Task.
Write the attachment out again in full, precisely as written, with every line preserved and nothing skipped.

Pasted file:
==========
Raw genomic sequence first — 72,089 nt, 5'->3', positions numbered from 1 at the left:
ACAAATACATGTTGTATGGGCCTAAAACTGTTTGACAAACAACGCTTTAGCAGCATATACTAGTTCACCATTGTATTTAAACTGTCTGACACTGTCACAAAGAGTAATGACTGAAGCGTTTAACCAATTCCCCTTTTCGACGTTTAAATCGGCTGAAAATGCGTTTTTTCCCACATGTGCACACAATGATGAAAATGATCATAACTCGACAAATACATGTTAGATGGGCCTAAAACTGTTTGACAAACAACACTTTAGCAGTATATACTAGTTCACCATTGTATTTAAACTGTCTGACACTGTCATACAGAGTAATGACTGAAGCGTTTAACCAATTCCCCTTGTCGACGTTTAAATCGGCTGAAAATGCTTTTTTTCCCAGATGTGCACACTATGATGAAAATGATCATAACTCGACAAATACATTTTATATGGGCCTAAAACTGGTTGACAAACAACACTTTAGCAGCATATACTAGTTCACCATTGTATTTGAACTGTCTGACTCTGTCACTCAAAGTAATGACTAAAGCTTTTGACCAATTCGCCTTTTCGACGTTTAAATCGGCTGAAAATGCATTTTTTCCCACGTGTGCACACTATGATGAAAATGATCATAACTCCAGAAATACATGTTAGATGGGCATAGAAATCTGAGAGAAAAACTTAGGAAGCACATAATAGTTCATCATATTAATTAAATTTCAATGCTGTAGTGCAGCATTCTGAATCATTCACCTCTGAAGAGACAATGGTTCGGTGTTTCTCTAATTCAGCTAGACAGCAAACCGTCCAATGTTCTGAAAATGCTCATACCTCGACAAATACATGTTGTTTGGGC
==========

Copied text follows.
Raw genomic sequence first — 72,089 nt, 5'->3', positions numbered from 1 at the left:
ACAAATACATGTTGTATGGGCCTAAAACTGTTTGACAAACAACGCTTTAGCAGCATATACTAGTTCACCATTGTATTTAAACTGTCTGACACTGTCACAAAGAGTAATGACTGAAGCGTTTAACCAATTCCCCTTTTCGACGTTTAAATCGGCTGAAAATGCGTTTTTTCCCACATGTGCACACAATGATGAAAATGATCATAACTCGACAAATACATGTTAGATGGGCCTAAAACTGTTTGACAAACAACACTTTAGCAGTATATACTAGTTCACCATTGTATTTAAACTGTCTGACACTGTCATACAGAGTAATGACTGAAGCGTTTAACCAATTCCCCTTGTCGACGTTTAAATCGGCTGAAAATGCTTTTTTTCCCAGATGTGCACACTATGATGAAAATGATCATAACTCGACAAATACATTTTATATGGGCCTAAAACTGGTTGACAAACAACACTTTAGCAGCATATACTAGTTCACCATTGTATTTGAACTGTCTGACTCTGTCACTCAAAGTAATGACTAAAGCTTTTGACCAATTCGCCTTTTCGACGTTTAAATCGGCTGAAAATGCATTTTTTCCCACGTGTGCACACTATGATGAAAATGATCATAACTCCAGAAATACATGTTAGATGGGCATAGAAATCTGAGAGAAAAACTTAGGAAGCACATAATAGTTCATCATATTAATTAAATTTCAATGCTGTAGTGCAGCATTCTGAATCATTCACCTCTGAAGAGACAATGGTTCGGTGTTTCTCTAATTCAGCTAGACAGCAAACCGTCCAATGTTCTGAAAATGCTCATACCTCGACAAATACATGTTGTTTGGGC